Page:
A transducer of a fixed capacitance, located in the path of wafers moving in a sputtering system, is supplied with a constant current from a two-stage oscillator whereby current is detected by a sensor, rectified and applied to a comparator. The comparator is, preferably, set to respond digitally to indicate the absence or presence of a wafer near the transducer.
The constant current applied to the transducer is developed by a two-stage oscillator as a voltage of triangular waveform output of a predetermined amplitude which is applied to one plate of the transducer. An inverting operational amplifier, connected to the second plate of the transducer, senses the current from the oscillator as a function of the capacity of the transducer. The output from the sensor is rectified to provide a DC voltage output whose level is a function of the current sensed and which is applied to the comparator. The comparator is preferably preset by a threshold voltage applied thereto to nearly equal the DC voltage output level from the rectifier at a static or "no-wafer" condition of the transducer. This is seen as a digital "0" output from the comparator. With a wafer moving into close proximity to the transducer, the sensor will increase the amplitude of its output signal as a function of the increase in the capacity of the transducer caused by this wafer. This will change the DC voltage level applied to the output comparator which will output a digital "1" indicating a wafer at or near the transducer.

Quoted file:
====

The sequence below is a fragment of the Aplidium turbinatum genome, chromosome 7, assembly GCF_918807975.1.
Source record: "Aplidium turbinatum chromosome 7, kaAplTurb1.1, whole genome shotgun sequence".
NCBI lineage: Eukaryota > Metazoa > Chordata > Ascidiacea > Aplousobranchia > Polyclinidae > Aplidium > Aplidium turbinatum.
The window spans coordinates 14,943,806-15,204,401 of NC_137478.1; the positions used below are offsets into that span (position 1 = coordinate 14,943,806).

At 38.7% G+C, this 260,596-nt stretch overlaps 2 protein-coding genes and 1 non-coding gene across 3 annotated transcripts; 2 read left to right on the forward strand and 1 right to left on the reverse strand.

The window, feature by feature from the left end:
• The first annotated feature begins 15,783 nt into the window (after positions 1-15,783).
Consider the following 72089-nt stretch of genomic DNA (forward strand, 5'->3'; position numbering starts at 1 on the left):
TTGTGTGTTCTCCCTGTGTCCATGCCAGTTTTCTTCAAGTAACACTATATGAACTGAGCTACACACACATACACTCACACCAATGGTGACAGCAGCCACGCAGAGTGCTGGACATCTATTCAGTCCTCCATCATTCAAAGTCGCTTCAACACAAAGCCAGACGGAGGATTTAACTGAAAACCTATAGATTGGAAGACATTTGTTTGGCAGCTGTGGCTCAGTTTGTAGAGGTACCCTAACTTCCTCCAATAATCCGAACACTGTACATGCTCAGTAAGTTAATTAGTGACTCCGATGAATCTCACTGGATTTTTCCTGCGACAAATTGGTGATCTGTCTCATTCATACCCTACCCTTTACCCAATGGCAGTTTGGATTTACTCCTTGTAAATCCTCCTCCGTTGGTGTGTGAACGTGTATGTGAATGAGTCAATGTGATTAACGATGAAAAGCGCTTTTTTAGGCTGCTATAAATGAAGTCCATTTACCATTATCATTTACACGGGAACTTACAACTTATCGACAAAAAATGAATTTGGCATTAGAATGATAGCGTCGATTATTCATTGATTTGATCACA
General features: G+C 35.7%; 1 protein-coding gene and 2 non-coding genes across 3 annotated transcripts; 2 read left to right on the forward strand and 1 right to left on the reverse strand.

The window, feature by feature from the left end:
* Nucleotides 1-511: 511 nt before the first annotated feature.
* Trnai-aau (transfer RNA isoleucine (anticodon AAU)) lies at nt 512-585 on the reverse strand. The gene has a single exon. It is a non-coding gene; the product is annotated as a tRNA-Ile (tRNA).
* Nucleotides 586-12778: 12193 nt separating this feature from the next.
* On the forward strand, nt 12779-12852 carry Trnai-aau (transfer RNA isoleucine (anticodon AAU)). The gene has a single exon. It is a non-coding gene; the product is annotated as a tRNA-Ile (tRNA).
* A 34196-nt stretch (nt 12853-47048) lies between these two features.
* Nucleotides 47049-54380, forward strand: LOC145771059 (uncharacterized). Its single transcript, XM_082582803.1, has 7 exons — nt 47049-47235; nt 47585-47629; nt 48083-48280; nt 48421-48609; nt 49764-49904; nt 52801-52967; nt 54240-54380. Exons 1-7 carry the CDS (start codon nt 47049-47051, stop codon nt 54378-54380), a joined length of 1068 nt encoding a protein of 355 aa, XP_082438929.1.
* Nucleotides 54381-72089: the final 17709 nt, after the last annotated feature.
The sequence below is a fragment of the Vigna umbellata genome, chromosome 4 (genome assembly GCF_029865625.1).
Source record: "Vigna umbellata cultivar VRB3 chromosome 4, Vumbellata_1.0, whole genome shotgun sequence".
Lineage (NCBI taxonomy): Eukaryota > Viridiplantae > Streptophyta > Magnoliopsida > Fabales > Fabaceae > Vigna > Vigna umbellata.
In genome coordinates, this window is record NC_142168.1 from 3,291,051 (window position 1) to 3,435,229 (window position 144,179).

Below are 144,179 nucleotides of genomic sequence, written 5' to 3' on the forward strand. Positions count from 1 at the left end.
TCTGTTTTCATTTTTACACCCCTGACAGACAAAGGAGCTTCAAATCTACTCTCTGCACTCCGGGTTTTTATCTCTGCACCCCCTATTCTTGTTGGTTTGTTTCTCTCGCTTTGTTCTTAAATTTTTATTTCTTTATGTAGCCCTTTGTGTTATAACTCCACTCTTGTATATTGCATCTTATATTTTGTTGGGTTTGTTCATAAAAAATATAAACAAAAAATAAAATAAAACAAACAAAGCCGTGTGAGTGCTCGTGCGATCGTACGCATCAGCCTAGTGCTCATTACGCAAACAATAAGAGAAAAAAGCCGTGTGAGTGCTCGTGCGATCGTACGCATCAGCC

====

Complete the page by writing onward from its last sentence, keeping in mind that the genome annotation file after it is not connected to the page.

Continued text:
As will be clear to those skilled in the art, the circuit is essentially a nulling circuit under no-wafer conditions, that the current sensor and circuitry are immune to the capacitance of the shielded cables and that the transducer and its associated circuitry will operate in a DC or RF high vacuum environment.
FIG. 1 is a block diagram illustrating schematically the sputtering system in which the detector, constructed in accordance with the teachings of this invention, is advantageously employed and showing the location of one such detector in the transportation chamber;